For the 15 Plaintiffs who did not allege the fraudulent use of their credit cards as a result of the breach, only that they were at risk of identity theft, the court in SuperValue found they had failed to satisfy Article III standing because they did not demonstrate that they face “certainly impending” or “substantial risk” of identity theft.  The court noted that “although others have ruled that a complaint could plausibly plead that the theft of a plaintiff’s personal or financial information creates a substantial risk that they will suffer identity theft sufficient to constitute a threatened injury in fact, we conclude that plaintiffs have not done so here.” Importantly, in the absence of the theft of any other data elements, such as social security numbers, birth dates, driver’s license number, the court found there was little to no risk that the stolen credit card information would be used to open unauthorized accounts under the plaintiffs’ names, resulting in the theft of their identity. In other words, the misappropriation of credit card information, without more, is generally insufficient to create new accounts under a person’s name, rendering their claims too speculative to give them standing.

With respect to the single plaintiff in SuperValue, who alleged that his credit card had been fraudulently used, the court found he had suffered an actual injury, which was sufficient to demonstrate he had standing, allowing the class action lawsuit to proceed.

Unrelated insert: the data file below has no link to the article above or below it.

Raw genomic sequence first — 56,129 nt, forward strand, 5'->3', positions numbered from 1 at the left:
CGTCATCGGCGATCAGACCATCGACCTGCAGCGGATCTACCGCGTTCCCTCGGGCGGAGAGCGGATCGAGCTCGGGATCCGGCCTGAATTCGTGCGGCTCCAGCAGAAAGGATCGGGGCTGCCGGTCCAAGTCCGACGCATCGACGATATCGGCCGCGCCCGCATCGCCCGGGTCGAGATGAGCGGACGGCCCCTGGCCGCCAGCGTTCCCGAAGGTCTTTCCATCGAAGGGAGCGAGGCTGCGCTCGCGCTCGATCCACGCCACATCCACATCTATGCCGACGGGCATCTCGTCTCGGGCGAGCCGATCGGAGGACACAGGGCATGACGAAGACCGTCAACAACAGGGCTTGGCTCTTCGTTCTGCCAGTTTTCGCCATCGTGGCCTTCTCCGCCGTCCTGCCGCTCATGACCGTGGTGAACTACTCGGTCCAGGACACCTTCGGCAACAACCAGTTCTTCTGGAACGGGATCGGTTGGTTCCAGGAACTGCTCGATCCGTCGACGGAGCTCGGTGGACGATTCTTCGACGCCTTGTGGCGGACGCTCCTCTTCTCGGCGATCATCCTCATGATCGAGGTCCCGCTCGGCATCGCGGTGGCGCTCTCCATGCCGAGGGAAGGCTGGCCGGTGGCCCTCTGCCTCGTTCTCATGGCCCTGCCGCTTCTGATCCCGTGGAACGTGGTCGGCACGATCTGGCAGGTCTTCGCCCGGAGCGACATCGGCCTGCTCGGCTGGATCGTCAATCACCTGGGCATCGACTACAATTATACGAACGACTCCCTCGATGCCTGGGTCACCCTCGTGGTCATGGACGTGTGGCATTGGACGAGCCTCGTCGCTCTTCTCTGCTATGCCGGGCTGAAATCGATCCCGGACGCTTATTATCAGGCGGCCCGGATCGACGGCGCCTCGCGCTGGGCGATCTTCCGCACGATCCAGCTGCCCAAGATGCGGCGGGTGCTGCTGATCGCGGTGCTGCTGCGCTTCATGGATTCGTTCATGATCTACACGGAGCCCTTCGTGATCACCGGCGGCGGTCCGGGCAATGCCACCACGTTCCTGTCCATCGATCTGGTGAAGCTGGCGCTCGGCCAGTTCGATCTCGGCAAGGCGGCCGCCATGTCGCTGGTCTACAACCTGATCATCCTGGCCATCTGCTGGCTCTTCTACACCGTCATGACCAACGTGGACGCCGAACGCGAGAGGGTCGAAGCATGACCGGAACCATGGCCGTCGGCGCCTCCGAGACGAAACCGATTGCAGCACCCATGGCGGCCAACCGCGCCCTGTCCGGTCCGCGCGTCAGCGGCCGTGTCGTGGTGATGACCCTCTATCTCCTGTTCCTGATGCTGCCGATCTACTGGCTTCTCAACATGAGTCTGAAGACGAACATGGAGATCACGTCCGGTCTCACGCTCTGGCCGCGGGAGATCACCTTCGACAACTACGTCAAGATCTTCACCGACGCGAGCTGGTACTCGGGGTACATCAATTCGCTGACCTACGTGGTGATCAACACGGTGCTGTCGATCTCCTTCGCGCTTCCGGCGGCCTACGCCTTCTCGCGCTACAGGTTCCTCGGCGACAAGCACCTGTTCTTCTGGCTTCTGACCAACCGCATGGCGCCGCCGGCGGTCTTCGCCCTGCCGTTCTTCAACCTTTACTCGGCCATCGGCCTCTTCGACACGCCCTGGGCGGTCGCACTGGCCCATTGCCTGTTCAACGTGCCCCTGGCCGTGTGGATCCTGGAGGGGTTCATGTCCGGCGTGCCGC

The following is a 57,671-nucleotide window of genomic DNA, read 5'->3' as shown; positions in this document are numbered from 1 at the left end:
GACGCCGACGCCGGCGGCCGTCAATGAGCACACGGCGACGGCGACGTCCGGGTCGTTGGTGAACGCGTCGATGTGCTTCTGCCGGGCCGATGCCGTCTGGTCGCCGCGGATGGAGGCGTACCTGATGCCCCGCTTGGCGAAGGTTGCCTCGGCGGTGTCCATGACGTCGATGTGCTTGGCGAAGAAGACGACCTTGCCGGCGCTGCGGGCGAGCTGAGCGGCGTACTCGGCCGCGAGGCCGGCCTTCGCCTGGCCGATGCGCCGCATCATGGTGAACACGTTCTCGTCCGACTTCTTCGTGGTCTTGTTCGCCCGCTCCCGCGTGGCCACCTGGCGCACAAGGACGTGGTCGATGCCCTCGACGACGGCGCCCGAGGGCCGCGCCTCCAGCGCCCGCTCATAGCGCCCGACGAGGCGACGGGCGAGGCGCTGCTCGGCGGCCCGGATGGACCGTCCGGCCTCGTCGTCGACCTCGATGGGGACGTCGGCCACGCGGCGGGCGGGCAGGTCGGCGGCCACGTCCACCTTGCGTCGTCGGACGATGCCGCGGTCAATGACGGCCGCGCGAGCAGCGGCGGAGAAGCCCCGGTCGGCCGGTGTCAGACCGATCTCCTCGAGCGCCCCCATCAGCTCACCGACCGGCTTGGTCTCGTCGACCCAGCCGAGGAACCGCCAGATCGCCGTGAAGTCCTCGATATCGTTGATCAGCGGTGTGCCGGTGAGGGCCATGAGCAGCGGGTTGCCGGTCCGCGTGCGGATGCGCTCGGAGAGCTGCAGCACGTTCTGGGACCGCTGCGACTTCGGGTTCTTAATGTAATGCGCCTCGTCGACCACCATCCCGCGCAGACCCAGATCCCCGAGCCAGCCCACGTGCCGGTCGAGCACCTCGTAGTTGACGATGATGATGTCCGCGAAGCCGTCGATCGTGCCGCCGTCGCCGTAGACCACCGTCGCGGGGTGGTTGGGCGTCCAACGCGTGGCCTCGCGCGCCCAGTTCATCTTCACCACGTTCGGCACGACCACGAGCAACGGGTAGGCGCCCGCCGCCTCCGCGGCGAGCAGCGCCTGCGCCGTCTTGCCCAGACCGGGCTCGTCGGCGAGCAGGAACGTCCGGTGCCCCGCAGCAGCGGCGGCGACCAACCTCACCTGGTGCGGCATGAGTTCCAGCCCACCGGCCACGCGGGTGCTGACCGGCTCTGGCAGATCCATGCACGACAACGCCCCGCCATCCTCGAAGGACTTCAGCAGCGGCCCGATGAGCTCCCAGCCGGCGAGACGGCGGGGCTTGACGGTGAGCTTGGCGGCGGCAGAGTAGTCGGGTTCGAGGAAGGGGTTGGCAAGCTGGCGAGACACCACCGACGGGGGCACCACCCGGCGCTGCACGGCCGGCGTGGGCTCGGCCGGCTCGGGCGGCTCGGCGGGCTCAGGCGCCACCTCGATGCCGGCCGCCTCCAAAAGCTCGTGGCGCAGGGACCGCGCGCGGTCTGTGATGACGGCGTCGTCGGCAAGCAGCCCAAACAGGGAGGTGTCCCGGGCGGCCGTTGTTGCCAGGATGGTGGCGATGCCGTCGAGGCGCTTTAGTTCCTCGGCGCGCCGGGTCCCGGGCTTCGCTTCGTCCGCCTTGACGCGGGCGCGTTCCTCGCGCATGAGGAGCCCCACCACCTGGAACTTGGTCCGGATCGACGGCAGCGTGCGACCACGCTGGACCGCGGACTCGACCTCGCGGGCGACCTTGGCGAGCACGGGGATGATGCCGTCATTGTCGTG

While the inclination by some will be to interpret the Eighth Circuit’s decisions in Scottrade and SuperValue as a rejection of standing based on data breaches that may result in future harm, aligning itself with the Fourth Circuit and, arguably, the Second Circuit that have rejected as too speculative claims based on data breaches without any alleged or demonstrable actual injury, it is unclear whether the Eighth Circuit would have found a lack of standing if the breach included the acquisition of social security numbers, birth dates and other data elements that could be used to steal a person’s identity. Accordingly, a more restrained interpretation that limits the import to the court’s decision to their facts may be appropriate until the court has an opportunity to address a class action lawsuit that involves a data breach that implicates data elements that can more clearly be used for identity theft.

Nevertheless, assuming the Eighth Circuit’s decision is counted among the circuit courts that have found allegations of future harm are insufficient to satisfy Article III standing, the ledger among the circuits reads as follows: